Josh Jackson is widely regarded as one of the top three cornerbacks in this draft. Whether he’s available when the Seattle Seahawks pick at 18 or whether John Schneider actually stays at 18 are anyone’s guess. It’s doubtful Schneider stays there, but for this we’re going to act like the stars align and Jackson is available and he goes to the Seahawks.
Josh Jackson Is a Great Fit for the Seattle Seahawks
Jackson is one of the top cornerback prospects in this year’s draft. He has the ability to make high impact, flashy plays. He is very good at playing the ball and has very good awareness and recognition, often making very good reads and adjusting to the play happening around him. He does a very good job watching the quarterback and adjusting to what he is showing. Watching his film, you also find that he does a very good job playing near the sideline, with a large number of his highlights coming from that area of the field.
He is the perfect size and shape of a Seahawks corner, at 6’ 1” and 196 pounds. Seattle typically only drafts corners with at least 32” arms, and Jackson is just a hair under that at 31 1/8”, but his playmaking ability should compensate for that. He does a very good job using his length to get hands and his body in the way of passes and breaking them up. He’s a very good jumper and excellent at high pointing the ball.
He sticks to his man well and does a good job shadowing them and positioning himself well in order to make a play. He does occasionally get beat when he tries to flip around and adjust to a stop or a change in direction in a route, but his awareness, speed, and length allow him to recover well and it’s not usually a problem.
As far as weaknesses go, he is a very poor tackler in the open field. It’s hard to know if he has the desire to do the “dirty work” of tackling and is more concerned with making the flashy play, or if he just lacks the fundamentals to make these kinds of tackles. But either way, Pete Carroll is the perfect coach to fix this problem. Pete hammers home fundamentals and the team dynamic doesn’t allow anyone to not do their part. So he would either adjust to make the plays he needs to be making, or learn the skills he would need to do so very quickly in Seattle. Especially with vets like Earl Thomas (assuming he’s not traded), Kam Chancellor (assuming he’s not cut or too injured to continue playing), and Shaquill Griffin who turned out to be a very solid addition to the team last season.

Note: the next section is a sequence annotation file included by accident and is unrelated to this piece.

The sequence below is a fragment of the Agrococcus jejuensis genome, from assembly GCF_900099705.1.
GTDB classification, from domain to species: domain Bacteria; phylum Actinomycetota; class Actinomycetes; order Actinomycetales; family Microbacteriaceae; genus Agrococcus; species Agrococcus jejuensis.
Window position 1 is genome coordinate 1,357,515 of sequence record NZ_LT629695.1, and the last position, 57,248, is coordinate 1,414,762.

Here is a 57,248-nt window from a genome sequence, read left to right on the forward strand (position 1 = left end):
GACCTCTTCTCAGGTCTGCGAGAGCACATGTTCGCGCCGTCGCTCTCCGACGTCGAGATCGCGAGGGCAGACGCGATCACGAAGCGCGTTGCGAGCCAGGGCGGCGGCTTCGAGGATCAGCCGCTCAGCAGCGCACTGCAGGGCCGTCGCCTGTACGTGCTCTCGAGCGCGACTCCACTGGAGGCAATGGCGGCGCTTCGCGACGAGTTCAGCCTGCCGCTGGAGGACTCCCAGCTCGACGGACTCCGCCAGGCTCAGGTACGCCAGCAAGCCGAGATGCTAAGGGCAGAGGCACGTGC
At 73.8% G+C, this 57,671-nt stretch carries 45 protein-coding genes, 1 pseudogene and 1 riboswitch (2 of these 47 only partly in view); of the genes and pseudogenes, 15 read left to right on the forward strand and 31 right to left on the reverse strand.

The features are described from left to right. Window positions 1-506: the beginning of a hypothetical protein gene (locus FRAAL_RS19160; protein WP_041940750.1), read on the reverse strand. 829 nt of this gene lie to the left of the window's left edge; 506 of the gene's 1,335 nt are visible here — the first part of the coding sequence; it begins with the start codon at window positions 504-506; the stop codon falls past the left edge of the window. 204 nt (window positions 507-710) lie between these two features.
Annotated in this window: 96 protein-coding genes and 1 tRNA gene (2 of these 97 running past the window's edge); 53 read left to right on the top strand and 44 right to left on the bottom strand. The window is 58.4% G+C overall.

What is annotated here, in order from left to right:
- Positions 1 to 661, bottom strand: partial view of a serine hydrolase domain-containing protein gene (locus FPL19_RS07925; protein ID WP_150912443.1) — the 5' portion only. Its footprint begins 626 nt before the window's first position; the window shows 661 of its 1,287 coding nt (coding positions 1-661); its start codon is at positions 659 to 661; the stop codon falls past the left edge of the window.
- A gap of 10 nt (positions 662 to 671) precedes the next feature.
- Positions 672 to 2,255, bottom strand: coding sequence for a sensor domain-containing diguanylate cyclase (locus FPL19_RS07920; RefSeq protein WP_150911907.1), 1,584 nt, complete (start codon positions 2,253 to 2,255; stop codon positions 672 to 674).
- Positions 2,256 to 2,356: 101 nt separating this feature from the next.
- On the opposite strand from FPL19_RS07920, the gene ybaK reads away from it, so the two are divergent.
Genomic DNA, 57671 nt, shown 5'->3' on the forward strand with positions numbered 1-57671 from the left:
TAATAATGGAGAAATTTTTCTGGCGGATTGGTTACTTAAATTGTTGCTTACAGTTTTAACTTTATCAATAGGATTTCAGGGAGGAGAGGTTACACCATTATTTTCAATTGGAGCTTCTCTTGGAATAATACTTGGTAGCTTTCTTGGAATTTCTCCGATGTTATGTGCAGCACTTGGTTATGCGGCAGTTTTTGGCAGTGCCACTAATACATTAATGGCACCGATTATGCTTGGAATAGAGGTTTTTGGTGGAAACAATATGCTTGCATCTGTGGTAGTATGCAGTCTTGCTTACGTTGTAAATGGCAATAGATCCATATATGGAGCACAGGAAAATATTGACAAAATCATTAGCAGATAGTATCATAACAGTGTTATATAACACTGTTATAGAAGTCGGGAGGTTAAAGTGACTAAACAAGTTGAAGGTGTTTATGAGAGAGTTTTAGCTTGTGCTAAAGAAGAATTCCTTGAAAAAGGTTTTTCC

Another criticism is that when he plays press or near the line of scrimmage, receivers with quick feet movements tend to cause him to hesitate. This would be a huge problem in the NFL, but once again Seattle would be the perfect place to overcome this issue. Doug Baldwin is one of the best receivers in the league at the line of scrimmage, so he would be able to work on this in practice often.
Overall, Jackson is one of the best players at the position. And despite some rough edges, he would be a perfect much-needed addition to the Seahawks secondary. They need all the help they can get there now with Richard Sherman no longer there and DeShawn Shead signing with the Detroit Lions. Here’s to hoping he’s wearing Seahawks colors next season.